Number four for good reason
...the Scot saw off Frane’s Michael Llodra in the third round with some imperious tennis, closing out the third set without dropping a game.
With the way the Brit is going, Andy Morris can't imagine Andy Murray's progress towards another final being held up for too long by Japan's Kei Nishikori on Wednesday.
Murray, the number four seed, is producing pretty much the same kind of inspired tennis that has taken him to two successive finals in the Australian Open.
He had a few early problems in his opening match against Ryan Harrison, when he dropped the opening set, but since then he's been getting better and better.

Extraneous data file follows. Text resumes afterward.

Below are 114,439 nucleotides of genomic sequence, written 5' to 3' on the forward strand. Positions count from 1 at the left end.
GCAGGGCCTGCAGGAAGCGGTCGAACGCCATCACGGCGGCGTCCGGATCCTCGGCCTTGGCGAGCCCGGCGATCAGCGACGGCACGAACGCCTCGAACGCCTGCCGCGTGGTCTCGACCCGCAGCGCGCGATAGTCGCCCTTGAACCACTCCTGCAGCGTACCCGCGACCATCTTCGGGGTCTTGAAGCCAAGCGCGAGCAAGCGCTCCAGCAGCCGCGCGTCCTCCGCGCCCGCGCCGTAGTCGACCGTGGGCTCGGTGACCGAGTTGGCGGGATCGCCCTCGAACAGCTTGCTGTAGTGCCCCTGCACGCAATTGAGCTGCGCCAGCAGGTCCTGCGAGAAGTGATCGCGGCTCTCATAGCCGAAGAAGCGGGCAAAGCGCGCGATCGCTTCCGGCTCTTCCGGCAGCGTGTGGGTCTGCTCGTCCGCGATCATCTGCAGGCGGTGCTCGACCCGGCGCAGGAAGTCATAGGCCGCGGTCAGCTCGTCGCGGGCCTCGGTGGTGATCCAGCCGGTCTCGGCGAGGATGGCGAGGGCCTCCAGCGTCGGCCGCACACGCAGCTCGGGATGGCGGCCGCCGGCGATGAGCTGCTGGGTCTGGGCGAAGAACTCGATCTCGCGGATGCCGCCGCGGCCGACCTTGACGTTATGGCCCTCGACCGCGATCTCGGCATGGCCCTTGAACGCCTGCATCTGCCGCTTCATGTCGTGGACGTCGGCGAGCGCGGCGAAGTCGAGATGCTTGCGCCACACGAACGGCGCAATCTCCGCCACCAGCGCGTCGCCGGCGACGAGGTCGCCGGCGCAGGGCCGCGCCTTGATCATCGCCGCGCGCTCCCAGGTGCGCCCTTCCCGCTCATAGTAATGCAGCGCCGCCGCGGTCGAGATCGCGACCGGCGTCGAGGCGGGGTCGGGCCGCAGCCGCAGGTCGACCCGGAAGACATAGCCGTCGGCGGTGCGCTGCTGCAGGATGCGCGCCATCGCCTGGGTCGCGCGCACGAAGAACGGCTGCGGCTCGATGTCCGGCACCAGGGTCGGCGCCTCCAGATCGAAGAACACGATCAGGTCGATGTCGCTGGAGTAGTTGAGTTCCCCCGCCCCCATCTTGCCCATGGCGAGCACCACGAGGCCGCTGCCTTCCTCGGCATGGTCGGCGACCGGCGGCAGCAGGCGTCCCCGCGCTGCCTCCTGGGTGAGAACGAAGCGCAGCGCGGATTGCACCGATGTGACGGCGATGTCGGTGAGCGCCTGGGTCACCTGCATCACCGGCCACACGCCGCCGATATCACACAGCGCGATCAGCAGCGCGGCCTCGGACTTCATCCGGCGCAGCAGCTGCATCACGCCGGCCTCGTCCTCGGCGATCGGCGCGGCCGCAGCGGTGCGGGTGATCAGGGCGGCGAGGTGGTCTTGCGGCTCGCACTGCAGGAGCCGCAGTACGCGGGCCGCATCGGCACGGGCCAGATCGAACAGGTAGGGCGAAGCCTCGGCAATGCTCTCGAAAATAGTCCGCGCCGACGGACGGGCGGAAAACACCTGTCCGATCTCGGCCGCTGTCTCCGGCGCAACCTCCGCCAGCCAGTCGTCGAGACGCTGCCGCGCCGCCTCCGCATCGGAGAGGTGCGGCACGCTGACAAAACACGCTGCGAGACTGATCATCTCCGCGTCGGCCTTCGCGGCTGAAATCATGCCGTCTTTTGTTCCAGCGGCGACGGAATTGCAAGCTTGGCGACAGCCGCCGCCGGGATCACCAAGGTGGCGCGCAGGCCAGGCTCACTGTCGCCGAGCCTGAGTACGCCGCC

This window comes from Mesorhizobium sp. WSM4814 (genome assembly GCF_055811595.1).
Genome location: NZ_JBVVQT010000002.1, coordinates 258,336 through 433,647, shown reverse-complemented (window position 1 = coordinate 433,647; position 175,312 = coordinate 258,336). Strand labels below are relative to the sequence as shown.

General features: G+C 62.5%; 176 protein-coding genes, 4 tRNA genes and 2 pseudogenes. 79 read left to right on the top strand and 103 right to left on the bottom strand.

Mikhail Kukushkin retired in their fourth round encounter, hoisting the white flag when trailing by two sets (both won 6-1), and the Scot saw off Frane's Michael Llodra in the third round with some imperious tennis, closing out the third set without dropping a game.
Nishikori pulled off one of the outstanding results of the championship so far in beating Jo-Wilfried Tsonga in a five-setter in the fourth round. It was the second time he'd been taken all the way, as Aussie Matthew Ebden led him by two sets to love in the second round before falling away.
He's already achieved more than he could have wished for, becoming the first Japanese man in the Open era to reach the fourth round of the Australian Open.
Murray says he's wary of Nishikori's "deceptive" power, but perhaps he's just deceiving himself. He beat Nishikori 6-0 6-3 in their only meeting so far in the Shanghai Masters last year, and it would be a surprise if he didn't get through in straight sets here.